WAKE COUNTY, N.C. – Wake County's former sheriff said he feels he is still called to his longtime profession.
On a recent Friday, Harrison spent the morning directing traffic for his church's semiannual fundraising luncheon. Many of the drivers stopped to ask him if he really was running for sheriff again and to pledge their support.
“I've been blessed at the numbers of people that have gotten in touch since I announced,” he said.
Harrison said he knew from a young age he wanted to be in law enforcement. Growing up in rural Martin County, he said he can still remember seeing state troopers on the side of the road and deciding that was what he wanted to do.
On his 21st birthday, he walked into an N.C. State Highway Patrol recruiting office and applied. Harrison said he served on the patrol for 26 years, from 1967 to 1993, working out of Wake County the entire time.
“I didn't want to come to Raleigh,” he said. “I didn't know what a four-lane highway was, coming from where I was from.”
After an unsuccessful run for sheriff in 1998, Harrison ran again in 2002 and won, becoming the first incoming sheriff in Wake County's history to hold a law enforcement certification (state law does not require a sheriff to be a certified law enforcement officer). He would go on to serve four terms until 2018 when he lost to current Sheriff Gerald Baker.
On Oct. 28, Harrison announced he will run for his old job next year.
Harrison will face a crowded Republican primary. According to the Wake County Board of Elections, based on committee organizations as of Nov. 8, Harrison, David Blackwelder, Stephanie Hopkins and Tivon Howard will compete for that party's nomination. On the Democratic side, Baker plans to run for another term and will face Randoph Baity, Joe Coley, Thomas Matthews, Willie Rowe and Roy Taylor.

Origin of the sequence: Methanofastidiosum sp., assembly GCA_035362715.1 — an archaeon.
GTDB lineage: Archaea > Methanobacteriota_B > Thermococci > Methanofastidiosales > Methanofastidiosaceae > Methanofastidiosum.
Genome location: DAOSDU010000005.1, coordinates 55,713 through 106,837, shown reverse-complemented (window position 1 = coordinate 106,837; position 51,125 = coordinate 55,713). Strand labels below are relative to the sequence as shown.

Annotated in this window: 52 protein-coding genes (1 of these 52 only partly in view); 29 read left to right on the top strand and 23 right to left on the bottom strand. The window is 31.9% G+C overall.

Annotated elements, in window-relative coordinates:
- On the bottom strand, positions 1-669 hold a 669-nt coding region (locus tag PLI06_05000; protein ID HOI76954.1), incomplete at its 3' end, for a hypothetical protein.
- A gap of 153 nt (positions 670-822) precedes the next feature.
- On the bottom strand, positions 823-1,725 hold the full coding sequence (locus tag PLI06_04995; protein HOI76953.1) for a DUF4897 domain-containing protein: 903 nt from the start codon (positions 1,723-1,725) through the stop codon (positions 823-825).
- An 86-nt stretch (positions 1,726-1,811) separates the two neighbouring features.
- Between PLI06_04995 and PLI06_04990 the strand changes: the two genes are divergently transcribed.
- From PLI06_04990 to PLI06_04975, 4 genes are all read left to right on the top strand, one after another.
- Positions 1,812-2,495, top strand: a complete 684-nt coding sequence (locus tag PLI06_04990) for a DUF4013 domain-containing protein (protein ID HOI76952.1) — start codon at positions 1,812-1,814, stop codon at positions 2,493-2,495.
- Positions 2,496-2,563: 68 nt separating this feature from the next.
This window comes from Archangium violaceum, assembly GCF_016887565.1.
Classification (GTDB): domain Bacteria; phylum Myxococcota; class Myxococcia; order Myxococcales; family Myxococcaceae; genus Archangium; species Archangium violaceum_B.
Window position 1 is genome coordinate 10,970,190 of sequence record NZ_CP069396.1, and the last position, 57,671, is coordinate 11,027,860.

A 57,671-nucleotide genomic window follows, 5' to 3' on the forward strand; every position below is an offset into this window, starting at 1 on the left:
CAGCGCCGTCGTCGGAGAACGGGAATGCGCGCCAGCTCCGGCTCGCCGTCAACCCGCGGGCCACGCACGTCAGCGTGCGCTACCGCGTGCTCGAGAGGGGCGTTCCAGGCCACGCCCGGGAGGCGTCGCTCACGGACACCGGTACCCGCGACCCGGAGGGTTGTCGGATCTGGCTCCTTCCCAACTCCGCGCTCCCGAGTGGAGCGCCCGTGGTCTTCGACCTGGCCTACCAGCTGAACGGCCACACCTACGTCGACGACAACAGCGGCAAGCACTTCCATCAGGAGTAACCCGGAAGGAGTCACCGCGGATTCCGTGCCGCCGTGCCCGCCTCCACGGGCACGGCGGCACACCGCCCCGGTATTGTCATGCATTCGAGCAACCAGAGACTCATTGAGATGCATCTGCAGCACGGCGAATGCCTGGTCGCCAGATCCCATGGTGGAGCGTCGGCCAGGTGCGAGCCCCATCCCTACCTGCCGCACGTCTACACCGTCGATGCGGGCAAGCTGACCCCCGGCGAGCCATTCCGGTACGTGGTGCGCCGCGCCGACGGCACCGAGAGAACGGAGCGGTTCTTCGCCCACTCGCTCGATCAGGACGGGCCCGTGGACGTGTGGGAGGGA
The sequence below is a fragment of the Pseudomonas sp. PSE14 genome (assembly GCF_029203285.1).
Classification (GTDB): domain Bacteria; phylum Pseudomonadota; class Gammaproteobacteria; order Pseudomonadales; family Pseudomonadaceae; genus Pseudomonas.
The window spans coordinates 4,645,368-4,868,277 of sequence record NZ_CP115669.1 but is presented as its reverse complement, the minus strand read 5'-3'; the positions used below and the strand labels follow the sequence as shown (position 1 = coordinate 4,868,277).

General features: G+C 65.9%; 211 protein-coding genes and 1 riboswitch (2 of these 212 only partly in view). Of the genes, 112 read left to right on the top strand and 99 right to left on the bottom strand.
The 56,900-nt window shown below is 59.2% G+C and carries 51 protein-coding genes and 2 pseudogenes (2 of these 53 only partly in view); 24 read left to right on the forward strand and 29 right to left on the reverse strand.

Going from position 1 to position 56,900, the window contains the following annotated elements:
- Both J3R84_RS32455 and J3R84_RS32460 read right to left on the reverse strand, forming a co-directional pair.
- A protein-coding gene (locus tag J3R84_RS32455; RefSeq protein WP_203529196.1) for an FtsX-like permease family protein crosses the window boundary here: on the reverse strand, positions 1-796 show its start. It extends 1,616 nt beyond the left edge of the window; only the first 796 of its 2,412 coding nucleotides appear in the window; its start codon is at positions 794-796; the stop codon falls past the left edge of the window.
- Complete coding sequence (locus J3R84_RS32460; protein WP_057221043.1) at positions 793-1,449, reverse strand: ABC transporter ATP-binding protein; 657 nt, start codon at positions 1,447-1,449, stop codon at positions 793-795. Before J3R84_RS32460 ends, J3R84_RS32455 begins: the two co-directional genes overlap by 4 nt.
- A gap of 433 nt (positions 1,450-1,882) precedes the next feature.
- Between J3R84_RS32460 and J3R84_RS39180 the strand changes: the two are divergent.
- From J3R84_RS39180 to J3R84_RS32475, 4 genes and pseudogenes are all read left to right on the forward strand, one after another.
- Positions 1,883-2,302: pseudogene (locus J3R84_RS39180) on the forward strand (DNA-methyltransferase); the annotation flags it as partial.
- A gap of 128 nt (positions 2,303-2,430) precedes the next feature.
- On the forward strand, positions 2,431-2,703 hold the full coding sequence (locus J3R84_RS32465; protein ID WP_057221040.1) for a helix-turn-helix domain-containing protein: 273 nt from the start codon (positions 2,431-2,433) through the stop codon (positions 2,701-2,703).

Harrison said residents of Wake County “deserve more than they're getting now” from their sheriff. He said being out of office for a few years has given him a chance to re-evaluate some aspects of law enforcement, such as improving de-escalation training. Above all, Harrison said the desire to serve the public is what drove him to enter law enforcement and led to his decision to attempt a comeback.
“To me, it's been a calling,” he said. “God has looked after me. God has blessed me. I can't say enough. I mean, I just love law enforcement. I love it, and that's the reason I'm getting back into it.”
Baker said “there's nothing to comment on” when asked about Harrison's announcement.